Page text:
Response Doctoral Programme

Fei Wu, a RESPONSE fellow in the PhD program Science and Policy, successfully defended her PhD in March 2024!

Fei defending her doctoral thesis at ETH Zurich (Photo: Luisa Last)

Her PhD project, titled “ROSE: Role of Bioenergy in Sustainable Energy Systems” emphasizes the vital role of ancillary bioenergy, which does not require land in reducing carbon emissions in transport and industry sectors, in achieving carbon-neutrality. She highlights the urgent need to ensure that policies on energy, food and land use sectors co-evolve, since interplays exist between these systems, and therefore, meaningful policies can no longer develop in silos. 

Why do we need to consider ancillary bioenergy?

The Paris Agreement promises limiting global warming to 2°C by the end of the century, and the European Union Green Deal envisions achieving climate neutrality by 2050. Shifting gears in this regard calls for switching to renewable energy sources, and bioenergy is of particular interest as the only source with negative emission potential. However, the picture is not all rosy and straight-forward; growing crops for producing bioenergy can lead to conflicts with land use and production of crops for food, feed and bioenergy. To tackle these challenges of the energy-land-carbon nexus, in her first publication in Bioresource Technology Reports, Fei proposed a land-free type of “ancillary bioenergy”, where ancillary biomass such as by-products and waste is not primarily grown for energy and thus without land/food/feed competition. In this publication, she further addressed the strategic and optimal uses of ancillary bioenergy in different geographies, sectors such as decarbonizing transport, and in the presence of additional infrastructure, such as distribution networks.  

The potential of ancillary bioenergy and policy implications

Her paper in Environmental Research Letters presented the critical role of ancillary bioenergy in achieving a fossil-free, carbon-neutral and sector-coupled 2050 European energy system, alongside eliminating nuclear power and not impacting land-use agricultural sustainability. In her latest paper in Environmental Research Letters, she indicated the possibility of land-free bioenergy from future circular agro-ecological strategies, thereby addressing whether carbon neutrality and food sustainability are concurrently attainable. Her study shows the potential of ancillary bioenergy in providing similar ranges of future bioenergy as foreseen by the Intergovernmental Panel on Climate Change (IPCC) without additional land use or compromising food availability. Nevertheless, Fei took to the stage at her defense, strongly recommending policymakers to consider simultaneously aligning energy system planning with the compatibility of sustainable food systems, given her findings that higher ancillary bioenergy provision or additional negative emissions could compete with food system sustainability.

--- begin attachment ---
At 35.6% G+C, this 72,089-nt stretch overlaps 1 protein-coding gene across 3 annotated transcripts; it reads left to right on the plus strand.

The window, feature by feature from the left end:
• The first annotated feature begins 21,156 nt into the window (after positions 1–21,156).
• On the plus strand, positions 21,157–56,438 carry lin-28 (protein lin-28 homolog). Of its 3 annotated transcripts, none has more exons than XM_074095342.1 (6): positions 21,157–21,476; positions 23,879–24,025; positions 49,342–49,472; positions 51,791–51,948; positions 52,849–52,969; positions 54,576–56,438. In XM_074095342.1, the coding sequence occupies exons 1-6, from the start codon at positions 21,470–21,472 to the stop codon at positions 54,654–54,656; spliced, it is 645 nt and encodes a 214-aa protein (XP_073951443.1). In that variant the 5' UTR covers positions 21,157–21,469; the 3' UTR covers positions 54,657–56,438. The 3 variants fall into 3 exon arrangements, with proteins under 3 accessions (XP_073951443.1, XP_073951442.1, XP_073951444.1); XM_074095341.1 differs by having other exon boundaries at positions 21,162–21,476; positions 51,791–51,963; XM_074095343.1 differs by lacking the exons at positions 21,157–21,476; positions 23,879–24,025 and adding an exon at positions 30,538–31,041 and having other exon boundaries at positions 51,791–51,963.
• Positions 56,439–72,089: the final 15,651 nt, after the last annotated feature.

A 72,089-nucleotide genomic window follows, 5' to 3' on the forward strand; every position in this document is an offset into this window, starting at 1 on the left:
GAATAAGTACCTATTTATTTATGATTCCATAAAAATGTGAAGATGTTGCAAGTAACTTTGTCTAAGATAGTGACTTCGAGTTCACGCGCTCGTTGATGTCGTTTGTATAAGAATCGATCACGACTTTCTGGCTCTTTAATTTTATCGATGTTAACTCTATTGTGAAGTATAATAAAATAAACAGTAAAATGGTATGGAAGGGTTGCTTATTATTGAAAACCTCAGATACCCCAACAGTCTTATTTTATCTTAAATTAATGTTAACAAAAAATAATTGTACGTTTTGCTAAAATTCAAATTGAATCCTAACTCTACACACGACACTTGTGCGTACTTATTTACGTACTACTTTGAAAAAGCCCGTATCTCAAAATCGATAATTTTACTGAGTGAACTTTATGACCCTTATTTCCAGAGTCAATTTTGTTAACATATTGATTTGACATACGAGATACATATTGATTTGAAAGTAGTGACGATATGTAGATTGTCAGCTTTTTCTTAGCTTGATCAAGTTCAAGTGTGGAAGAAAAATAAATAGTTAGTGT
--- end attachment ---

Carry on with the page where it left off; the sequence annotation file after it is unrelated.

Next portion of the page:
The PhD journey

Fei’s PhD journey of three and half years was dynamic and rewarding — it was highlighted by opportunities to collaborate with international universities, pursue outreach with the solar industry, and travel between Switzerland and the Netherlands. During her secondment at the Research Institute of Organic Agriculture, FiBL, Switzerland, she conducted her research using the global mass-flow food system model, SOLm. In addition to this significant collaboration, she has enjoyed a productive research visit at the Faculty of Technology, Policy and Management at TU Delft, Netherlands since 2022. Despite starting her PhD during the COVID-19 pandemic, Fei actively expanded her international network including invited talks at Chalmers University of Technology (2023, Göteborg, Sweden), Oslo University (2022, Norway), as well as through outreach with the industry (The Energy Research Centre of the Netherlands, 2023). She also presented at several international conferences (EMPE 2021, EUBCE 2022, ISIE 2023). Her blog articles (e.g., ETH Energy Blog) brought additional impact by communicating research to the general public.

Next Steps

Fei continues her journey in this field as an Energy System Modeling Expert at Magnus Energy, a leading consultancy towards energy transition.

The RESPONSE program office dearly congratulates Fei on the successful PhD defense and wishes the very best for her future. Fei, it was a pleasure having you in our PhD program and the RESPONSE Doctoral Program.

Fei Wu was a fellow of the RESPONSE Doctoral Programme (DP) «RESPONSE – to society and policy needs through plant, food and energy sciences» funded by the European Union’s Horizon 2020 research and innovation program under the Marie Skłodowska-Curie Grant Agreement No 847585.

This article is co-authored by Fei Wu and Mary Ann George (University of Zurich, RESPONSE Program office assistant).

The featured image is generated by DeepAI in March 2024 using the prompt: “ROSE: Role of Bioenergy in Sustainable Energy Systems”.

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